As they near the end of those four years, it’s time for the seniors to enjoy both the benefits and the gravy. In the end, the star outside hitter, the little who serves, and the scout-team setter all have the same goal for their last two regular-season matches: “Win!”
If the Wildcats get those final two wins, they’ll end up with a 22-10 regular season record. After going 11-18 last season, that would mean doubling up their win total in just one year even before any NCAA Tournament appearances. It would be the second-biggest turnaround in school history, trailing only the 12-win improvement between the 1979 and 1980 seasons.
Winning out would also give them an 11-9 conference record. Rubio isn’t certain that they have to win out to reach the tournament, but he does believe that they need to be at least .500 in the Pac-12. That means at least a split this week against California and Arizona State.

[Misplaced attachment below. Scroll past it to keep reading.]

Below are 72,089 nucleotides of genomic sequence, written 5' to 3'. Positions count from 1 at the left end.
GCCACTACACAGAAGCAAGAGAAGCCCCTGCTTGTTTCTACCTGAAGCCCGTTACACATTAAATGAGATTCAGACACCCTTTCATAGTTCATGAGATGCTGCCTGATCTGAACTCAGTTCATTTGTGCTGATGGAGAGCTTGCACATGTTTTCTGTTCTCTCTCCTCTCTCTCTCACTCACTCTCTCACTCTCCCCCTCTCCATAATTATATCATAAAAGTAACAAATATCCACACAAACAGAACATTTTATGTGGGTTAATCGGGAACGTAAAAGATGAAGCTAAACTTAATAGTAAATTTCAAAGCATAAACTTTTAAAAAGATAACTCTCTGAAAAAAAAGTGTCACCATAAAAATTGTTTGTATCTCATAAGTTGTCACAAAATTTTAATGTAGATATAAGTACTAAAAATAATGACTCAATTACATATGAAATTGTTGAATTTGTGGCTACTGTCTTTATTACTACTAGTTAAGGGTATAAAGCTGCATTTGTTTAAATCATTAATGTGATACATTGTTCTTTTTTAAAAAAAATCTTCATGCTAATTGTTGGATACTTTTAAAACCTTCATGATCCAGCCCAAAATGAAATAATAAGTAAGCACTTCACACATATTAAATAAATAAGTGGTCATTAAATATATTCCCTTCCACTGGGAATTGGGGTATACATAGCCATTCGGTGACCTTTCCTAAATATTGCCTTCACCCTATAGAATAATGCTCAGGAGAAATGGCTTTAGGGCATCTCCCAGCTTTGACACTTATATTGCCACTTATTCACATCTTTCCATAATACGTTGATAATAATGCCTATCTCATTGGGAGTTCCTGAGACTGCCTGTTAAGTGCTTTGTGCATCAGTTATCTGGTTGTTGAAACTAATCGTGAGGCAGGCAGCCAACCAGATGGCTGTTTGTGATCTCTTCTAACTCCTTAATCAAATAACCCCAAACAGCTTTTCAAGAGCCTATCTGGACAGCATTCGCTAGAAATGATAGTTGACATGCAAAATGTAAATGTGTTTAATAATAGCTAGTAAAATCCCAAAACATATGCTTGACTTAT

In Arizona’s advantage, both Cal and ASU are at the bottom of the league. The Golden Bears are standing in tenth place with a 15-14 overall record and 7-11 in conference. The Sun Devils are one place behind them in eleventh. They have a 14-16 overall record and are 5-13 in the Pac-12.
That’s not to say that it’s a foregone conclusion that the Wildcats will sweep this week. ASU upset No. 15 USC in Tempe on Sunday, and Cal did the same to No. 20 Washington State in Pullman.
Rubio believes both still have a lot to play for. Cal is still hoping to improve their stock enough to get into the NCAA Tournament, he said. ASU has a rivalry and a Territorial Cup point that they want to win. It’s up to the Wildcats to send their seniors out on top by frustrating both of those goals.
How to watch
Senior Day will be held at McKale Center on Wednesday at 4 p.m. MST, and can be viewed on Arizona Live Stream. The rivalry game will get started at 7 p.m. MST on Saturday at Wells Fargo Arena in Tempe. It will air on Pac-12 Arizona. Fans can also follow both matches on Arizona Live Stats.